The Sunday Challenge is posted on Saturday at noon CST to allow extra time for the form challenge.  Please provide a link on your blog back to Real Toads.  We stipulate that only poems written for this challenge may be added to the Mr Linky.  Management reserves the right to remove unrelated links, but invites you to share a poem of your choice on Open Link Monday.

20 comments:

Kerry O'Connor said...

Hi all! My brain started working on this task as I was setting up the post, so I decided to strike while the iron was hot, since it's been fairly lukewarm of late. I hope you all have some fun trying out this form or giving us some lovely sea-inspired verses.

Peggy said...

Glad you included the sea related challenge as an option since I was pretty much overwhelmed with the Sijo form. I want to give it a try though. Amazing where you come up with all these forms!

Kerry O'Connor said...

It really is not as difficult as it may at first appear. Dive right in!

(Fireblossom may feel free to lampoon my 'sea joes' in her own inimitable way)

Kerry O'Connor said...

PS. The word 'phrase' is used loosely, because verbs are included, otherwise each line would not make much sense :P

Ella said...
This comment has been removed by the author.
Ella said...

Fascinating! Dive in-I love that~
Tell Jaime I love her photos :D

sm said...

beautiful photos

Marian said...

oh kerry! i am so excited to try this form out! thanks so much. i'll dive in tomorrow, with any luck. xoxo

aprille said...

Hello Kerry,
Glad your feeling better. I think I may have caught your bug though, inspite of the distance :-0.
Thanks for reminding me of this form.

hedgewitch said...

This looks really enticing, Kerry. I am still not 100% with my silly back, but this may be something I can't ignore...we shall see. Hope you are feeling better.

Hannah said...

This was great fun, Kerry, thank you...

I love when a short form makes me slow down and choose wisely my words.

Big thanks to Jaime, too...her images are so inspiring!

Smiles to all!

Mary said...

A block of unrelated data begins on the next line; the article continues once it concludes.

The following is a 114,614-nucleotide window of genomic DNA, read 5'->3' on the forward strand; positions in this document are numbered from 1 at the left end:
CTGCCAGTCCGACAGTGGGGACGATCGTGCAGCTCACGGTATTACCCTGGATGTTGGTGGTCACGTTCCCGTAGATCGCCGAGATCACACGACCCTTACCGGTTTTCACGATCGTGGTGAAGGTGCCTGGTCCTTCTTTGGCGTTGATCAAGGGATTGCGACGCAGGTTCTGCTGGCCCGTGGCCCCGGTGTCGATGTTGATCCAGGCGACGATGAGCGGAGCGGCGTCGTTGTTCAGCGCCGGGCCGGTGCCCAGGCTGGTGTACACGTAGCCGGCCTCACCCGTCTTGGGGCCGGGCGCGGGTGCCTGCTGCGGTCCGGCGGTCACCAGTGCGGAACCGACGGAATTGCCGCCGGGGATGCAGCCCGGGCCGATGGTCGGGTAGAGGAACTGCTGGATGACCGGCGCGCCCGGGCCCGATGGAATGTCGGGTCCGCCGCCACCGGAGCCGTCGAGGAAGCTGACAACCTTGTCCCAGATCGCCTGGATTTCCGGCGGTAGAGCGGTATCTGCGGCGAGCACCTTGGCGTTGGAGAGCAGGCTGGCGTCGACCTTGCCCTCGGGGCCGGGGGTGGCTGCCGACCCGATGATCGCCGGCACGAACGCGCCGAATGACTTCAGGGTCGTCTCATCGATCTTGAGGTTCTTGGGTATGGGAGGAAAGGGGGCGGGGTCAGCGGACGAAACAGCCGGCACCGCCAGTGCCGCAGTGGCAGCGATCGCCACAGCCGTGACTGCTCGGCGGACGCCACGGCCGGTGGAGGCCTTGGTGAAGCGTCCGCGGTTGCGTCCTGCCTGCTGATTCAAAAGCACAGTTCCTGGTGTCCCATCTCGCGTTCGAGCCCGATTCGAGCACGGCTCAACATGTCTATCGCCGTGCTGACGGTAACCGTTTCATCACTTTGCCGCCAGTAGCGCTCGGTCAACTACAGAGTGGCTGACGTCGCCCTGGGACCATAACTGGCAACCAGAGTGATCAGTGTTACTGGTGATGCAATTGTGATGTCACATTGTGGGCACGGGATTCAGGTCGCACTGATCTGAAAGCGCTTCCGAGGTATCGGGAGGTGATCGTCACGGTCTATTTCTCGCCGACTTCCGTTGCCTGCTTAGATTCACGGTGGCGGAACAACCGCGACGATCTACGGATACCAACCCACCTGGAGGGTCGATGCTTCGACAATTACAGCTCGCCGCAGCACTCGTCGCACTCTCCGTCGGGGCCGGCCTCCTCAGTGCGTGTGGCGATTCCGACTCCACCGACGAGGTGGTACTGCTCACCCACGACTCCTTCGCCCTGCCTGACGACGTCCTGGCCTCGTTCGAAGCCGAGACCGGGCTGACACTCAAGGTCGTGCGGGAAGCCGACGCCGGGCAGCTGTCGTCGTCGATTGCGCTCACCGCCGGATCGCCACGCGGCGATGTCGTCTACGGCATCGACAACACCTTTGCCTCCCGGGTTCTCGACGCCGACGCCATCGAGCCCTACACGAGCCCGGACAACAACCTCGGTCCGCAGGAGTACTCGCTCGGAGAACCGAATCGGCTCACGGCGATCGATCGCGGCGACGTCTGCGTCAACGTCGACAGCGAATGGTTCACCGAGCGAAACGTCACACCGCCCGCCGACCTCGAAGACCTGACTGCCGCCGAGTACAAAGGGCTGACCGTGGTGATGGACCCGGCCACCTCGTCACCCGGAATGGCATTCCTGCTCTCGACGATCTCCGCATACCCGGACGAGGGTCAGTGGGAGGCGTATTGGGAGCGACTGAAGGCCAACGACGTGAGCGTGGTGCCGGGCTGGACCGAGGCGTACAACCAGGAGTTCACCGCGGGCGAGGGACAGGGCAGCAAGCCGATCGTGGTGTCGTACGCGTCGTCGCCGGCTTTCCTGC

I gave it a try....I don't know how successfully. LOL.

Fireblossom said...

Another short Oriental form for me to hate! :-P

Peggy said...

Well I gave it a try Kerry and you were right it was not as hard as it looked at first. I did not try for the problem-development-resolution, but for a first try I think I did OK just getting the syllable count. Thanks for introducing this new form to me. Hope everyone is well or getting better.

manicddaily said...

Hi Kerry - I think my comment got eaten - a great prompt - interesting form. I am not feeling very well today so don't know if I can rise to it, but will be thinking. k.

Susan said...

I tell you, Kerry, the combination of the sea, photos, and form is great! As usual, this wasn't easy, but I managed to get both frozen and boiling into mine.

Mary Mansfield said...

So glad to be back! My little encounter with the flu this week kind of turned my brain into pudding for a while. Went the photo prompt route with this poem, the one with the lighthouse gave me the proper focus to finish something I started before getting sick.

Margaret said...

Thank you for your daughter's lovely photos! And the challenge (for me) was really hard... if I'd been asked to rhyme I would have had to give up! I have been away for almost a week... Glad to be back.

Margaret said...

...even though I was late posting, I thought about this all weekend. I do love this particular challenge, Kerry!

Susie Clevenger said...

Love the challenge Kerry...not sure I accomplished it, but I gave it a shot.